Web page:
Last spring, Beau and another friend suggested I talk to my medical professionals about my childhood and see if there was a connection between the abuse and my trouble recovering physically. When I did, suddenly, for everyone involved, lights went on and everything all began to click into place. Suddenly, every thing made sense. So that's why I wasn't getting better.
My prognosis changed. Optimism faded. I would improve some more, yes, but I wasn't ever going to be normal again. I was never going to be out of pain.
I've been trying to grapple with this reality ever since. How, I ask myself, does anyone ever make peace with an injustice so colossal, so horrific, that it goes beyond words -- even for a wordsmith like me?
Of course, I also have PTSD. That too was inevitable. I think any trafficked child will have PTSD for the rest of his or her life.
Having been habituated to terror, my brain switches me into fight or flight mode faster than it does with other people and this leads to panic attacks.
I nearly had a panic attack while going up in a teeny tiny, swaying gondola. I began shaking all over. I was struggling to breathe properly. My legs felt like jello.
I was glad I had a wheelchair because fear alone would have kept me from walking. Usually, when I have a panic attack, I end up flat on the ground, but that wasn't an option in that gondola. Besides, I would have been ashamed to be seen like that once I had disembarked.
I do still have my pride.
By the time I'd reached my destination, I'd had two ativan, the recourse of those prone to panic attacks.
To put it mildly, I wasn't exactly thrilled with my situation: pain, wheelchair, fear, ativan... all because a bunch of pedophiles repeatedly used me as their plaything years ago.
You can see how I'd be a bit brought down.
Besides, a wheelchair isn't very slimming. Look at this photo compared to the one above it. Wheelchairs and scooters make a gal look squashy. I don't want to look squashy. Standing is slimming. Think about it.
But standing can be hard. Notice how I'm leaning here while standing: you can see that I'm in pain. Some day, I think I'll do a post showing you all my pain poses, all my ways of trying to look like I'm not in pain when I'm actually suffering terribly.
Plus, I think I'll do a post on all the every day things that are very painful for me to do now.
Like washing the dishes. Or cutting my toenails.
Or sitting at my computer writing this post.
So, yeah, my feelings about being up on these mountains were very mixed. I was happy to be in all that beauty, but I felt defeated. I compared my struggles to the way I used to be able to skim a mountain in an afternoon and still have energy to go out in the evening -- never knowing that my body held a kind of ticking time bomb planted there years ago by heartless pedophiles.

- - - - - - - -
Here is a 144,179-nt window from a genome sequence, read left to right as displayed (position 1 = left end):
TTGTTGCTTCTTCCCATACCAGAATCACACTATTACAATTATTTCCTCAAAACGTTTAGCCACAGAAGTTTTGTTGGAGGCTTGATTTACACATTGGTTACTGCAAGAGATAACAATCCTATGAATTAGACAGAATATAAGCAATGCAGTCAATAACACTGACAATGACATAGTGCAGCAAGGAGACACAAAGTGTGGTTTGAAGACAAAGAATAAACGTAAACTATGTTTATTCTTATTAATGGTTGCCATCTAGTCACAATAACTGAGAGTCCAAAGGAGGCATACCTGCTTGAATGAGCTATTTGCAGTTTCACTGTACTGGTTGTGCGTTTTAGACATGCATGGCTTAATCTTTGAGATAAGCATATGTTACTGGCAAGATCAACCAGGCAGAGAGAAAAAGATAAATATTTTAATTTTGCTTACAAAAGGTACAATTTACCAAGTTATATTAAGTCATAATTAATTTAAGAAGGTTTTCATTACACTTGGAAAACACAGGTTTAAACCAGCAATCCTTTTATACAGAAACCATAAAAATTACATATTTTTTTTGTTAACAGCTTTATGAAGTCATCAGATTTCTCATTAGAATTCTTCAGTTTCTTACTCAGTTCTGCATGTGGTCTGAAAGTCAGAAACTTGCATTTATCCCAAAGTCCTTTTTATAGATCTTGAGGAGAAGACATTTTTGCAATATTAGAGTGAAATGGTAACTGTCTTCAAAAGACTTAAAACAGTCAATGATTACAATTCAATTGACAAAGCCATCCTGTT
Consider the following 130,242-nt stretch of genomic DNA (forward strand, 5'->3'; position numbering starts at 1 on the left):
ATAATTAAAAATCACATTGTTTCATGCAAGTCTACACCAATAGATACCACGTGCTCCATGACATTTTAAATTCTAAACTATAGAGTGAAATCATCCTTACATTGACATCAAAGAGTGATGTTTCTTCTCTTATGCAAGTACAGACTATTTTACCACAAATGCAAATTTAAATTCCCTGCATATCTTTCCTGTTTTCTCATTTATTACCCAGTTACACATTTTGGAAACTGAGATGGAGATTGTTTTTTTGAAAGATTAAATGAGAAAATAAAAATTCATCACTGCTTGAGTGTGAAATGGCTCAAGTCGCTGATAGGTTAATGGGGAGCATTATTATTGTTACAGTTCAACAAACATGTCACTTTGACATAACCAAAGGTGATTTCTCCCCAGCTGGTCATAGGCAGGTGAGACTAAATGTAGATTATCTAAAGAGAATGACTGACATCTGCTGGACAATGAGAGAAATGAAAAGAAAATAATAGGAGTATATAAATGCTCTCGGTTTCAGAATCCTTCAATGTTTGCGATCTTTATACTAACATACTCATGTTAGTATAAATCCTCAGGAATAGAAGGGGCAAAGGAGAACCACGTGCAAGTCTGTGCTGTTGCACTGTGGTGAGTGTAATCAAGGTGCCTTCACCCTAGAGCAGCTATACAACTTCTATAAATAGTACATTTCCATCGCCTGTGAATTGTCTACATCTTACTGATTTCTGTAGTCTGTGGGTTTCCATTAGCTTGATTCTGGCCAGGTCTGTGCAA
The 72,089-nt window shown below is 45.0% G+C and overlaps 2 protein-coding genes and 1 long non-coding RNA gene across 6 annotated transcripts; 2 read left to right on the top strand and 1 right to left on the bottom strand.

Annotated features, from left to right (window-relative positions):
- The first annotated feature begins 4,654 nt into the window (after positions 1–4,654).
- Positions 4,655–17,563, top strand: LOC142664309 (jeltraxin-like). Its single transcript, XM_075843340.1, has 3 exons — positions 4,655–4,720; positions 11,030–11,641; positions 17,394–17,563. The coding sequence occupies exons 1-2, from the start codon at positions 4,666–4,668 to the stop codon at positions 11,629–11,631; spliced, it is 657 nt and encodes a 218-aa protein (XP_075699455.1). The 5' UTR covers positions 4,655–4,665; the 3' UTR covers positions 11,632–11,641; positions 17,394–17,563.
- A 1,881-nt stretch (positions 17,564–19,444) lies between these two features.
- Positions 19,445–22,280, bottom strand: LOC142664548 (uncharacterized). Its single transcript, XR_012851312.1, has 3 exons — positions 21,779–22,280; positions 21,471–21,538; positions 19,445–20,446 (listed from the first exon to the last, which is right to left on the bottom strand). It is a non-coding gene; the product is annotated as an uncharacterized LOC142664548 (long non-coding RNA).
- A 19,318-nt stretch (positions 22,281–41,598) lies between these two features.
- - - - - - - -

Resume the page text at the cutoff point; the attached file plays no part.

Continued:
I was far too painfully aware of all that I have lost, and exactly why I had lost it.
Against Beau's advisement, I insisted that we go for a little walk. It really was very short, maybe ten or fifteen minutes. But it was uphill and it was rocky.
I tried hard to see this as a victory. Certainly, I could not have done this five years ago. I tried to call it a hike.
But I used my cane and it hurt like hell and I really didn't feel victorious.
As always, Beau was a brick. He only accidentally bashed my wheelchair into a wall once. And once he did start pushing it forward when he felt I was taking too long petting a dog. All that power was going to his head.
I think it was right about at that moment that I realized that I need to get a mobility scooter. I love Beau, but it's time I got some independence.
I tried not to be, but I was jealous of Beau's beautiful, fully able body.
While I was carefully bracing the end of my cane against a rock so as not to fall, he was gallivanting around like an eager child discovering the world. He is strong and well.
Me, I could barely sit down on this rock at the end of our "hike."
The juxtaposition between his body and mine was hard to take.
You can see it all over my face. I am not happy with my lot in life. Who would be?
I felt as helpless as this baby behind me and I'm too young for that.
Part of why I've been putting off writing this blog entry is because I really can't give it a happy ending. I think my posts are becoming known for their happy, positive little twists at the end: life is kind of hell but, hey, look at how wonderful it can be too.